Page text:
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8-9 Oct 2018: Training
9-11 Oct 2018: Tutorials & Conference
London, UK

Building reinforcement learning applications with Ray

Ion Stoica (UC Berkeley), Robert Nishihara (UC Berkeley), Philipp Moritz (UC Berkeley), Richard Liaw (UC Berkeley RISELab), Eric Liang (UC Berkeley RISELab)
13:30–17:00 Tuesday, 9 October 2018
Location: Blenheim Room - Palace Suite
Secondary topics:  Reinforcement Learning, Text, Language, and Speech

Who is this presentation for?

  • Machine learning researchers and practitioners and data scientists who want to learn reinforcement learning and build applications

Prerequisite knowledge

  • Familiarity with Python programming, basic machine learning concepts, and reinforcement learning

Materials or downloads needed in advance

  • A laptop

What you'll learn

  • Learn how to develop simple RL applications at scale with Ray and manage Ray on clusters

Description

Reinforcement learning (RL) is emerging as a promising approach to intelligently interact with continuously changing physical or virtual environments. Advances in RL research have already shown remarkable results, such as Google’s AlphaGo beating the Go world champion, and are finding their way into self-driving cars, unmanned aerial vehicles, and surgical robotics. Not surprisingly, many see RL growing rapidly into a potentially dominant area in ML over the next decade. However, the applications of RL pose a new set of requirements, the combination of which creates a challenge for existing distributed execution frameworks: computation with millisecond latency at high throughput, adaptive construction of arbitrary task graphs, and execution of heterogeneous kernels over diverse sets of resources.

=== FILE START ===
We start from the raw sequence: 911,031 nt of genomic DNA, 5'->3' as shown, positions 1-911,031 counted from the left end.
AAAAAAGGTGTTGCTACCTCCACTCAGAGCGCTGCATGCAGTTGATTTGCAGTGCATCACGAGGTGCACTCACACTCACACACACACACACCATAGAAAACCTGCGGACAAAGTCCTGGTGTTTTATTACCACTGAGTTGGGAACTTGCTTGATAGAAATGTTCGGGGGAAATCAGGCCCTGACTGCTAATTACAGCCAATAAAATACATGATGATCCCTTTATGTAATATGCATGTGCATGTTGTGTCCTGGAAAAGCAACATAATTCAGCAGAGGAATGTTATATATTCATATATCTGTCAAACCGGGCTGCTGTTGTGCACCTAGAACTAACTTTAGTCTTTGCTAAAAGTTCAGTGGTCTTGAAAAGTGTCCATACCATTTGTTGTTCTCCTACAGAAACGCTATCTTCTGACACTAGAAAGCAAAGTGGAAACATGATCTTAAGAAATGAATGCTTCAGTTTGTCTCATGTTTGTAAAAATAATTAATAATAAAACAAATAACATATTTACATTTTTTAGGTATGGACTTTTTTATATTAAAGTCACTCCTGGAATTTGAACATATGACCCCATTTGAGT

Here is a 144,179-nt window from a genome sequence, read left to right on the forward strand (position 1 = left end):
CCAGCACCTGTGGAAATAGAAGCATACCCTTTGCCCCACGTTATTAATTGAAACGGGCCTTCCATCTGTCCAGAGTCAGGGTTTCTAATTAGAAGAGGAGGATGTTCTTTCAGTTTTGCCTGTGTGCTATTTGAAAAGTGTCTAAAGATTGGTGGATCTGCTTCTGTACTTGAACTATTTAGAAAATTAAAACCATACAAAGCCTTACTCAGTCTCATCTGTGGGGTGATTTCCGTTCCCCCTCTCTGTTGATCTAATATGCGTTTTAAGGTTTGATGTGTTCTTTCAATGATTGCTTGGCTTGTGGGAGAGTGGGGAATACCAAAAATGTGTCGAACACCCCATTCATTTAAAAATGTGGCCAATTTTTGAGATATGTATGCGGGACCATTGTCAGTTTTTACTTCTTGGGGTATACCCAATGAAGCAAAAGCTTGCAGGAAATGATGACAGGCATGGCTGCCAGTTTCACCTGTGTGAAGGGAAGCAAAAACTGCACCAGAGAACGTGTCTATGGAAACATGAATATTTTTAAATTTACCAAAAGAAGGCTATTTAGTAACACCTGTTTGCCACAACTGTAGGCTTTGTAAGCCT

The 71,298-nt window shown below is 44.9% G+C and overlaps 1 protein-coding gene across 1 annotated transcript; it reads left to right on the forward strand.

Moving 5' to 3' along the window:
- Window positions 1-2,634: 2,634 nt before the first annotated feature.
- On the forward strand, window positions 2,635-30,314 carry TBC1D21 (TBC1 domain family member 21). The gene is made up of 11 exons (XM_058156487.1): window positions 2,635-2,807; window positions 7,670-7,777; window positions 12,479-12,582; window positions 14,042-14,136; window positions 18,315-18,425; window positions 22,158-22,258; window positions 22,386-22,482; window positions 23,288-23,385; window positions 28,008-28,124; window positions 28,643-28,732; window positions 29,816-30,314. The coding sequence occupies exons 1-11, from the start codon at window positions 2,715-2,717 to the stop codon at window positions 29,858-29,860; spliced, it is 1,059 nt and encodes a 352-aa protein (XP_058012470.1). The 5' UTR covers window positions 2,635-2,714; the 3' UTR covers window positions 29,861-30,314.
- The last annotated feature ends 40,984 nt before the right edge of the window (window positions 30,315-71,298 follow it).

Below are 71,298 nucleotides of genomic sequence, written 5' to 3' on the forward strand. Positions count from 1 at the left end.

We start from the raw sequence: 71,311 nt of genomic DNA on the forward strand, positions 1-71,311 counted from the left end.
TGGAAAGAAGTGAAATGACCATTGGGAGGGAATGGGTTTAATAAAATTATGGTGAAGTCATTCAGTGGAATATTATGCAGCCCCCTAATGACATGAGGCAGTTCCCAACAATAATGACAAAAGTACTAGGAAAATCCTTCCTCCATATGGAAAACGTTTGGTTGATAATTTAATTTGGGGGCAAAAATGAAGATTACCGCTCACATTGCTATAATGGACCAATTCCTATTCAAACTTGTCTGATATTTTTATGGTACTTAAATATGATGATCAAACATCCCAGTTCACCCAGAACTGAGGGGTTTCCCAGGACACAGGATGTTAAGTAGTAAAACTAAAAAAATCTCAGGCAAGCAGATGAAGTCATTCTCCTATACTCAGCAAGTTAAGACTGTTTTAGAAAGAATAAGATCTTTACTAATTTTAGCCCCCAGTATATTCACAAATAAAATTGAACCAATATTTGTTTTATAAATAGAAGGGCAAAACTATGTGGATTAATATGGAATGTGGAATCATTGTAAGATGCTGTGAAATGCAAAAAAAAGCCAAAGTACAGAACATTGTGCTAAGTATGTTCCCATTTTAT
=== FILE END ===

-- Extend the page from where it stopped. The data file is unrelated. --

Ion Stoica, Robert Nishihara, and Philipp Moritz lead a deep dive into Ray, a new distributed execution framework for reinforcement learning applications developed by machine learning and systems researchers at UC Berkeley’s RISELab, walking you through Ray’s API and system architecture and sharing application examples, including several state-of-the art RL algorithms.

Photo of Ion Stoica

Ion Stoica

UC Berkeley

Ion Stoica is a professor in the EECS Department at the University of California, Berkeley, where he does research on cloud computing and networked computer systems. Ion’s previous work includes dynamic packet state, chord DHT, internet indirection infrastructure (i3), declarative networks, and large-scale systems, including Apache Spark, Apache Mesos, and Alluxio. He is the cofounder of Databricks—a startup to commercialize Apache Spark—and Conviva—a startup to commercialize technologies for large-scale video distribution. Ion is an ACM fellow and has received numerous awards, including inclusion in the SIGOPS Hall of Fame (2015), the SIGCOMM Test of Time Award (2011), and the ACM doctoral dissertation award (2001).

Photo of Robert Nishihara

Robert Nishihara

UC Berkeley

Robert Nishihara is a fourth-year PhD student working in the UC Berkeley RISELab with Michael Jordan. He works on machine learning, optimization, and artificial intelligence.

Photo of Philipp Moritz

Philipp Moritz

UC Berkeley

Philipp Moritz is a PhD candidate in EECS at UC Berkeley, with broad interests in artificial intelligence, machine learning, and distributed systems. He is a member of the Statistical AI Lab and the RISELab.

Photo of Richard Liaw

Richard Liaw

UC Berkeley RISELab

Richard Liaw is a PhD student in BAIR/RISELab at UC Berkeley working with Joseph Gonzalez, Ion Stoica, and Ken Goldberg. He has worked on a variety of different areas, ranging from robotics to reinforcement learning to distributed systems. He is currently actively working on Ray, a distributed execution engine for AI applications; RLlib, a scalable reinforcement learning library; and Tune, a distributed framework for model training.

Photo of Eric Liang

Eric Liang

UC Berkeley RISELab

Eric Liang is a second-year PhD student working in the UC Berkeley RISELab with Ion Stoica. He works on frameworks and applications for machine learning and reinforcement learning. Before Berkeley, he spent several years working on systems in industry at Databricks and Google.

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